Is someone going to find a little fluffy friend under the Christmas tree this year? If you’ve just gotten a new puppy or plan on getting a new puppy this holiday season, it’s important to plan their current and long-term health. This includes getting them all set up with vaccines, getting them spayed or neutered, and a clean bill of health from the vet.

Spay vs Neuter

What’s the difference between spaying and neutering? Spaying is the fixing procedure for female pets, and neutering is the process for male pets.


Spaying is essential for the health of your female puppy. During the spaying process, the female’s ovaries and her uterus, in most cases, are entirely removed. This is commonly done through minimally invasive surgery by a small incision on her side. She will be a bit tender for a couple of days, but most puppies bounce right back.

Spaying eliminates your female dog from going through heat, which can happen up to three times every year. Heat is when a female dog enters the fertile portion of her reproductive cycle. Heat in female dogs generally causes them to cry more often, show nervousness, and get a bit messy.

Getting your female puppy spayed can also keep her healthier. This is because spaying helps to eliminate uterine infections and breast tumors. These tumors can be cancerous in over 50% of dogs.


Neutering is done on male dogs and is the removal of their testicles. While the puppies are often put under anesthesia for the surgery, this process is less invasive than neutering. Typically your dog will bounce back right away following their neuter appointment.

Neutered male dogs are 3x less likely to bite as well as less likely to roam, run away or become aggressive with other animals. It also eliminates their chances of developing testicular cancer and significantly reduces their risk of developing prostate cancers or issues in the future.

It’s essential to remember that neutering your male animals will not be a “quick fix” to all behavioral problems. While their testosterone levels will decrease, they still need constant training and reinforcement. Neutering does not eliminate habits and less-than-ideal learned behaviors.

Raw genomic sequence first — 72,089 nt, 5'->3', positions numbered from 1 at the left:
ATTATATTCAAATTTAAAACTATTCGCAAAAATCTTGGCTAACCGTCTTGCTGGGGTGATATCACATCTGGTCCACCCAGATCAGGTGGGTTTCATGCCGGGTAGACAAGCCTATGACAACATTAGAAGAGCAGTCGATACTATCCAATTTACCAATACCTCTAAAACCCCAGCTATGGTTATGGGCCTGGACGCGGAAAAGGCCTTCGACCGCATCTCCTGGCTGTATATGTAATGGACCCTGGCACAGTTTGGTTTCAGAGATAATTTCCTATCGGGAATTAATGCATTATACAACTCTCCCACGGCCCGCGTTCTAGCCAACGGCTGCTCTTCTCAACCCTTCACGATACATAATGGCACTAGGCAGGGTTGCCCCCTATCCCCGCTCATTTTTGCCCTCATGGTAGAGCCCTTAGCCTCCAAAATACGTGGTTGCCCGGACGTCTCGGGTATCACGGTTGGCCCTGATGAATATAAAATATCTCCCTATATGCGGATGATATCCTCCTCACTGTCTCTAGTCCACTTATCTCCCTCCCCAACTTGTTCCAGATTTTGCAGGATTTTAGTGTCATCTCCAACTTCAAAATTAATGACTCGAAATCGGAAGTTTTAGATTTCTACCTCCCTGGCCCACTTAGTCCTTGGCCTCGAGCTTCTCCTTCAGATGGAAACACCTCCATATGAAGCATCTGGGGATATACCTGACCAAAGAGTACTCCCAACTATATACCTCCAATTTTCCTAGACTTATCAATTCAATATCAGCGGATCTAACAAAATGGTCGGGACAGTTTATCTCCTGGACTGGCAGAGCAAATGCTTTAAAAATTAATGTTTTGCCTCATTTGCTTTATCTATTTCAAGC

When To Get My Dog Fixed?

When to fix your puppy varies, and there is no absolute deadline. But for the health of your puppy and to eliminate accidental pregnancies, doing it within the first 6-9 months is typically recommended.

Smaller breeds that don’t grow larger than 50lbs should be spayed or neutered right around 6 months of age. Larger breeds can vary depending on the recommendation from the vet, as sometimes waiting a bit longer before fixing can reduce certain types of cancers or orthopedic issues in different breeds. However, 6 months is an excellent marker for most breeds.

Puppy Vaccinations

When you first adopt a puppy, getting all of their vaccinations and help checks can seem overwhelming. This is why a dog wellness plan is such an excellent option for new or first-time puppy parents. Wagmo’s dog wellness plan covers up to 4 vaccinations a year, depending on the dog wellness plan you select. This can cover all of those critical vaccinations that a puppy needs in its first year of life.

The two most essential vaccinations are the Rabies vaccine and the Distemper, Hepatitis, Parainfluenza, and Parvovirus (DHLPPC) vaccine. Both of these vaccines will keep both your dog and everyone else’s dog nice and healthy. Your puppy should have these vaccinations before interacting with other dogs, especially at pet stores or training facilities.

There are many other additional vaccines that you should get for your dog; check out Wagmo’s Round-Up Of Vaccines For Your Pet for a complete list. Many of these vaccines are vital in protecting your dog from common infections, parasites, and diseases passed from dog to dog or found in nature.

When To Book Puppy’s First Vaccines

It is safe to get your puppy vaccinated as soon as they wean from their mother. This usually happens around 6-8 weeks. This would be right around the time you pick up your puppy in most cases. Depending on the specific vaccine and veterinary recommendations, your puppy needs 4 DHLPPC shots in their first year, then a booster every 12 months.

Veterinarians recommend an initial vaccination between 14-16 weeks for many of the additional vaccines and then annual boosters. With a Wagmo dog wellness plan, you get routine care pet insurance that covers up to 4 vaccines yearly. This can help keep your puppy safe well into their elder years.

Routine Dog Health Check-Up

If you’re rescuing a puppy, adopting, or purchasing one from a breeder, you should always bring them in for a health check-up no matter what. This can help ensure your puppy’s overall health, and it is always beneficial for the vet to have a clear record of their health journey. Veterinarians and vet technicians can also be great resources for tips about keeping your specific breed as healthy as possible. Wagmo’s dog wellness plan covers up to 2 routine exams a year. This routine care pet insurance can catch an illness before it has a chance to do too much damage.

Wagmo Pet Insurance and routine care pet insurance, such as a Wagmo’s pet Wellness Plan, will not only benefit your dog but benefit your wallet! Puppies can be quite the little trouble makers, and while we hope you don’t have to deal with a severe accident or illness, we know that things happen. Not only do you receive annual benefits and coverage for routine care with Wagmo, but peace of mind that we have your back in an emergency.

Get your free pet health insurance and dog wellness plan quote today! Take our coverage quiz here.